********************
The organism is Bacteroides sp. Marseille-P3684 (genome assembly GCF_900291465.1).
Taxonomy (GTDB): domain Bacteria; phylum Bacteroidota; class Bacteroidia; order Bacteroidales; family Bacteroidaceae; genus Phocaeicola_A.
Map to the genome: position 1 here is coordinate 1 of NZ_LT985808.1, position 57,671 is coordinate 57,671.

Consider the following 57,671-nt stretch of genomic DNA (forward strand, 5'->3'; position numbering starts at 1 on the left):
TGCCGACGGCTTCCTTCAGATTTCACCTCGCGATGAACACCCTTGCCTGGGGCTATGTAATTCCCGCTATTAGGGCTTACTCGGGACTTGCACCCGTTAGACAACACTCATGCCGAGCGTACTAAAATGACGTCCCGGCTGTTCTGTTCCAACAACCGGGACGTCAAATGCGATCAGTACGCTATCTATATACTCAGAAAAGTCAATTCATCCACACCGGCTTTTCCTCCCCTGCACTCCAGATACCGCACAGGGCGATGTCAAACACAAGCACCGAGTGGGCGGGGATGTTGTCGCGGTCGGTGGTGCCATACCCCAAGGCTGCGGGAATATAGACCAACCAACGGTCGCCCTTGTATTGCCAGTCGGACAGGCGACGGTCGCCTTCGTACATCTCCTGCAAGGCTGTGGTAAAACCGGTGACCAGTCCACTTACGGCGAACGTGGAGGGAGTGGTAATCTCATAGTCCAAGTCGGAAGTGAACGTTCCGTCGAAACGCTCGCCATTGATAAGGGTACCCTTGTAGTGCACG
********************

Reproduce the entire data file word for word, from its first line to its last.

The organism is Bacteroides sp. Marseille-P3684 (genome assembly GCF_900291465.1).
Taxonomy (GTDB): domain Bacteria; phylum Bacteroidota; class Bacteroidia; order Bacteroidales; family Bacteroidaceae; genus Phocaeicola_A.
Map to the genome: position 1 here is coordinate 1 of NZ_LT985808.1, position 57,671 is coordinate 57,671.

Consider the following 57,671-nt stretch of genomic DNA (forward strand, 5'->3'; position numbering starts at 1 on the left):
TGCCGACGGCTTCCTTCAGATTTCACCTCGCGATGAACACCCTTGCCTGGGGCTATGTAATTCCCGCTATTAGGGCTTACTCGGGACTTGCACCCGTTAGACAACACTCATGCCGAGCGTACTAAAATGACGTCCCGGCTGTTCTGTTCCAACAACCGGGACGTCAAATGCGATCAGTACGCTATCTATATACTCAGAAAAGTCAATTCATCCACACCGGCTTTTCCTCCCCTGCACTCCAGATACCGCACAGGGCGATGTCAAACACAAGCACCGAGTGGGCGGGGATGTTGTCGCGGTCGGTGGTGCCATACCCCAAGGCTGCGGGAATATAGACCAACCAACGGTCGCCCTTGTATTGCCAGTCGGACAGGCGACGGTCGCCTTCGTACATCTCCTGCAAGGCTGTGGTAAAACCGGTGACCAGTCCACTTACGGCGAACGTGGAGGGAGTGGTAATCTCATAGTCCAAGTCGGAAGTGAACGTTCCGTCGAAACGCTCGCCATTGATAAGGGTACCCTTGTAGTGCACG